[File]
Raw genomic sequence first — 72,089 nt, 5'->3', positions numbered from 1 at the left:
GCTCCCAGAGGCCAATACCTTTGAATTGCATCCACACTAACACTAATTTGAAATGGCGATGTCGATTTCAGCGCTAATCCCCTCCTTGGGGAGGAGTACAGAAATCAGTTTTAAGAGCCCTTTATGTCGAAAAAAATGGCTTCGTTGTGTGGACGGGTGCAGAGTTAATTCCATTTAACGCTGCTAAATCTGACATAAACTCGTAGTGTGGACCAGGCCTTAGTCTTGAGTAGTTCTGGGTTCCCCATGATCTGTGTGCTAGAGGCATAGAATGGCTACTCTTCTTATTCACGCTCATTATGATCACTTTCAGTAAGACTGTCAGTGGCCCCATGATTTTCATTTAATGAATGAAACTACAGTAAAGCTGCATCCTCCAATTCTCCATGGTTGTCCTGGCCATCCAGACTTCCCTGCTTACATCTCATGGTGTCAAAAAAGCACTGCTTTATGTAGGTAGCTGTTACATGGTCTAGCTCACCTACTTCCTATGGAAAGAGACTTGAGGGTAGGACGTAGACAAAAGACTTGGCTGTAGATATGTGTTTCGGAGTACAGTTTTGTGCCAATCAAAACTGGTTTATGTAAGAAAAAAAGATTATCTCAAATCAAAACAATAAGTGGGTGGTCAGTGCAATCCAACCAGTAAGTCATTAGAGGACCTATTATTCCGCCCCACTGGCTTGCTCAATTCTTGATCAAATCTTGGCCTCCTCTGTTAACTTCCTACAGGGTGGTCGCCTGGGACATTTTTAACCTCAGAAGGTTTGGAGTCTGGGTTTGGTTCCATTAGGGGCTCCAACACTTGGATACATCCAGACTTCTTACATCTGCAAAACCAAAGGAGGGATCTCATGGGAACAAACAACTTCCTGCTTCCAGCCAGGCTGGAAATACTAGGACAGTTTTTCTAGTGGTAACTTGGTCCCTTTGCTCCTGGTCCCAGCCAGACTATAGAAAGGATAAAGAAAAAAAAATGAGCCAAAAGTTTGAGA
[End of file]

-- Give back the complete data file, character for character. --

Raw genomic sequence first — 72,089 nt, 5'->3', positions numbered from 1 at the left:
GCTCCCAGAGGCCAATACCTTTGAATTGCATCCACACTAACACTAATTTGAAATGGCGATGTCGATTTCAGCGCTAATCCCCTCCTTGGGGAGGAGTACAGAAATCAGTTTTAAGAGCCCTTTATGTCGAAAAAAATGGCTTCGTTGTGTGGACGGGTGCAGAGTTAATTCCATTTAACGCTGCTAAATCTGACATAAACTCGTAGTGTGGACCAGGCCTTAGTCTTGAGTAGTTCTGGGTTCCCCATGATCTGTGTGCTAGAGGCATAGAATGGCTACTCTTCTTATTCACGCTCATTATGATCACTTTCAGTAAGACTGTCAGTGGCCCCATGATTTTCATTTAATGAATGAAACTACAGTAAAGCTGCATCCTCCAATTCTCCATGGTTGTCCTGGCCATCCAGACTTCCCTGCTTACATCTCATGGTGTCAAAAAAGCACTGCTTTATGTAGGTAGCTGTTACATGGTCTAGCTCACCTACTTCCTATGGAAAGAGACTTGAGGGTAGGACGTAGACAAAAGACTTGGCTGTAGATATGTGTTTCGGAGTACAGTTTTGTGCCAATCAAAACTGGTTTATGTAAGAAAAAAAGATTATCTCAAATCAAAACAATAAGTGGGTGGTCAGTGCAATCCAACCAGTAAGTCATTAGAGGACCTATTATTCCGCCCCACTGGCTTGCTCAATTCTTGATCAAATCTTGGCCTCCTCTGTTAACTTCCTACAGGGTGGTCGCCTGGGACATTTTTAACCTCAGAAGGTTTGGAGTCTGGGTTTGGTTCCATTAGGGGCTCCAACACTTGGATACATCCAGACTTCTTACATCTGCAAAACCAAAGGAGGGATCTCATGGGAACAAACAACTTCCTGCTTCCAGCCAGGCTGGAAATACTAGGACAGTTTTTCTAGTGGTAACTTGGTCCCTTTGCTCCTGGTCCCAGCCAGACTATAGAAAGGATAAAGAAAAAAAAATGAGCCAAAAGTTTGAGA